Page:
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WA projects face delays, cost blowouts

Western Australia’s government has been accused of lacking transparency after an audit found cost blowouts and delays to state infrastructure projects.

The combined budget for 17 major projects has grown by more than half a billion dollars to $5.67 billion, Auditor-General Caroline Spencer says.

Her office found 12 of the 14 active projects have had cost blowouts, delays or both, with seven pushed back by at least a year.

The McGowan government announced last year it would delay the commencement of some works to avoid contributing further to an already-overheated construction market.

Ms Spencer on Friday acknowledged the government had also grappled with labour shortages and global supply chain disruptions.

“However, parliament and the public cannot easily access detailed or consolidated information on the cost and time progress of these projects,” she said.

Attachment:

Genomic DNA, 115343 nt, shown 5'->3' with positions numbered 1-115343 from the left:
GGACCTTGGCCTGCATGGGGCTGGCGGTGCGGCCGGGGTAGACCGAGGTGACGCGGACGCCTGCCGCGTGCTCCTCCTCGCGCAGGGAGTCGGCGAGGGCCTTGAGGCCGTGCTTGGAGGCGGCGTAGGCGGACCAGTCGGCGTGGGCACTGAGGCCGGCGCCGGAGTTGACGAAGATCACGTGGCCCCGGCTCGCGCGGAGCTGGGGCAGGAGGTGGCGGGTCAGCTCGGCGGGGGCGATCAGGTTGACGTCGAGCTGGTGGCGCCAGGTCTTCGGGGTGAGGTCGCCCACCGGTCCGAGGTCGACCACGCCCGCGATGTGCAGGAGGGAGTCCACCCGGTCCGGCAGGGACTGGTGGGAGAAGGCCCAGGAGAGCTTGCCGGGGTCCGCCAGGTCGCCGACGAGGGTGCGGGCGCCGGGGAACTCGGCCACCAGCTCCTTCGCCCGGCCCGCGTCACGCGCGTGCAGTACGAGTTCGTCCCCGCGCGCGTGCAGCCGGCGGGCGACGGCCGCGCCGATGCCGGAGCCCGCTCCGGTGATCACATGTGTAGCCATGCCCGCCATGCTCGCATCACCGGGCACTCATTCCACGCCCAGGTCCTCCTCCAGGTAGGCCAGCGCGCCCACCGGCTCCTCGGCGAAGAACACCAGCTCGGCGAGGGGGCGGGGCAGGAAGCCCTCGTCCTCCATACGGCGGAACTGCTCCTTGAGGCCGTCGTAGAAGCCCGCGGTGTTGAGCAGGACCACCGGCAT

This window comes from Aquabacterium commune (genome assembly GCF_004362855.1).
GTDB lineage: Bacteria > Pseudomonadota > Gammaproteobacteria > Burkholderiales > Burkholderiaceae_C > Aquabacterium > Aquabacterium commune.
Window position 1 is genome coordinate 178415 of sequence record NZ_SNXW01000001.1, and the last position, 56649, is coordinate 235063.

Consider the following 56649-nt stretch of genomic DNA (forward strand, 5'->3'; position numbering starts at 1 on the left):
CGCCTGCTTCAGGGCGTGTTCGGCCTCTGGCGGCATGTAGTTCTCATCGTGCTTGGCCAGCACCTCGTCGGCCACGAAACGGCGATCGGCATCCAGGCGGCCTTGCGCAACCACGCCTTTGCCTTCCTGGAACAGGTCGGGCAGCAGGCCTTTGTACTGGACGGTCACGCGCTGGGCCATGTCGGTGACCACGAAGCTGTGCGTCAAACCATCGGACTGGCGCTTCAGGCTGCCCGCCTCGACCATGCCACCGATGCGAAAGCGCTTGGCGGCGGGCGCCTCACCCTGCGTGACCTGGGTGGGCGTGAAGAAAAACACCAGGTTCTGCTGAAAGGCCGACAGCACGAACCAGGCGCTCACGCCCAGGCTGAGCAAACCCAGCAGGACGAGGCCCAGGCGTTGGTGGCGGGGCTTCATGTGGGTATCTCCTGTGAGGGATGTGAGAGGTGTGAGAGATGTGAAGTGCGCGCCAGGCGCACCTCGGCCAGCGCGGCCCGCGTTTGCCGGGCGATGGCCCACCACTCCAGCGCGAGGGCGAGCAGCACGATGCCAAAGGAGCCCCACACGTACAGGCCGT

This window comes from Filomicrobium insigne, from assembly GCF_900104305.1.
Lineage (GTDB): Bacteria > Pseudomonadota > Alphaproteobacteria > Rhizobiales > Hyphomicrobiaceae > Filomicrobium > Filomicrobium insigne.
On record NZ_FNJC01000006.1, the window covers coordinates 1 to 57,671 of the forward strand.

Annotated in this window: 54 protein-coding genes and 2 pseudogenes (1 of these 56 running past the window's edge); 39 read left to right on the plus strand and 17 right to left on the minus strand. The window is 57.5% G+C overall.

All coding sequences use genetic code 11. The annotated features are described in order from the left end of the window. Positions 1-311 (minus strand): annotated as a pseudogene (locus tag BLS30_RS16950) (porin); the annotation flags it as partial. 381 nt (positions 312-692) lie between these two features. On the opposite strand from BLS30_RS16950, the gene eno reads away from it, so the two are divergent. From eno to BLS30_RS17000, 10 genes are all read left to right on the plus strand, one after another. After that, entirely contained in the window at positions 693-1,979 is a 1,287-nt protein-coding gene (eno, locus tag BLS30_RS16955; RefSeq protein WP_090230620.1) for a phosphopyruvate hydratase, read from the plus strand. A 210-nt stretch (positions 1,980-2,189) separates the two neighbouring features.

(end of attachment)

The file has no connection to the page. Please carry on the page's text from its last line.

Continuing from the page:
“It is my intention to continue to periodically report and track a selection of major projects until government fills the gap.”

Ms Spencer called on the government to regularly disclose the status of projects given the size of the spend, saying it would build community trust and confidence.

In responses published in Ms Spencer’s report, the state departments of finance and treasury said there were already sufficient transparency mechanisms including annual budget papers and scrutiny from parliamentary committees.

Further major project reporting was likely to result in unnecessary duplication, they said.

Among the projects facing delays were the $1.9 billion Forrestfield-Airport rail link and Geraldton Health Campus redevelopment.

The rail link is set to open at least two years late, with the McGowan government yet to confirm a revised completion date.

The budget for the Tonkin Highway works has blown out by more than $138 million after the project was revised to allow for rail enabling works.

“It is important the state government considers predictable events, such as stimulus measures and the impact of closed borders on labour supply, when planning the delivery of its major projects to avoid overstimulating industry,” Ms Spencer said.

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